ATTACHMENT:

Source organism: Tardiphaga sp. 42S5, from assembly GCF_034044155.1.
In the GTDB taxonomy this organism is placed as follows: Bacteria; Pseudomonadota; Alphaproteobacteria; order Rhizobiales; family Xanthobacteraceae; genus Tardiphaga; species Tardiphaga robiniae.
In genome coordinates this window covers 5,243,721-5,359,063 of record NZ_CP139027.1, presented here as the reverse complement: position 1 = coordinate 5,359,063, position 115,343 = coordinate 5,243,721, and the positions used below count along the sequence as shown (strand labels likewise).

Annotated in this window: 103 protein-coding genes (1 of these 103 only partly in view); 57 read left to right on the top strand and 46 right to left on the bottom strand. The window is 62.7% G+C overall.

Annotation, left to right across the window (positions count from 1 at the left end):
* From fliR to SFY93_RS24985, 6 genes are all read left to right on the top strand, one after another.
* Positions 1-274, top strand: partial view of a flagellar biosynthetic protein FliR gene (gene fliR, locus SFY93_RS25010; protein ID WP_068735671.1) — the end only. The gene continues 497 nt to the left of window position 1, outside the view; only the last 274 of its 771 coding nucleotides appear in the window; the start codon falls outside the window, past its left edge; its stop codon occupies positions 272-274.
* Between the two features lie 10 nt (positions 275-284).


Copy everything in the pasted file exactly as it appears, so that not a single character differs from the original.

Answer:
Source organism: Tardiphaga sp. 42S5, from assembly GCF_034044155.1.
In the GTDB taxonomy this organism is placed as follows: Bacteria; Pseudomonadota; Alphaproteobacteria; order Rhizobiales; family Xanthobacteraceae; genus Tardiphaga; species Tardiphaga robiniae.
In genome coordinates this window covers 5,243,721-5,359,063 of record NZ_CP139027.1, presented here as the reverse complement: position 1 = coordinate 5,359,063, position 115,343 = coordinate 5,243,721, and the positions used below count along the sequence as shown (strand labels likewise).

Annotated in this window: 103 protein-coding genes (1 of these 103 only partly in view); 57 read left to right on the top strand and 46 right to left on the bottom strand. The window is 62.7% G+C overall.

Annotation, left to right across the window (positions count from 1 at the left end):
* From fliR to SFY93_RS24985, 6 genes are all read left to right on the top strand, one after another.
* Positions 1-274, top strand: partial view of a flagellar biosynthetic protein FliR gene (gene fliR, locus SFY93_RS25010; protein ID WP_068735671.1) — the end only. The gene continues 497 nt to the left of window position 1, outside the view; only the last 274 of its 771 coding nucleotides appear in the window; the start codon falls outside the window, past its left edge; its stop codon occupies positions 272-274.
* Between the two features lie 10 nt (positions 275-284).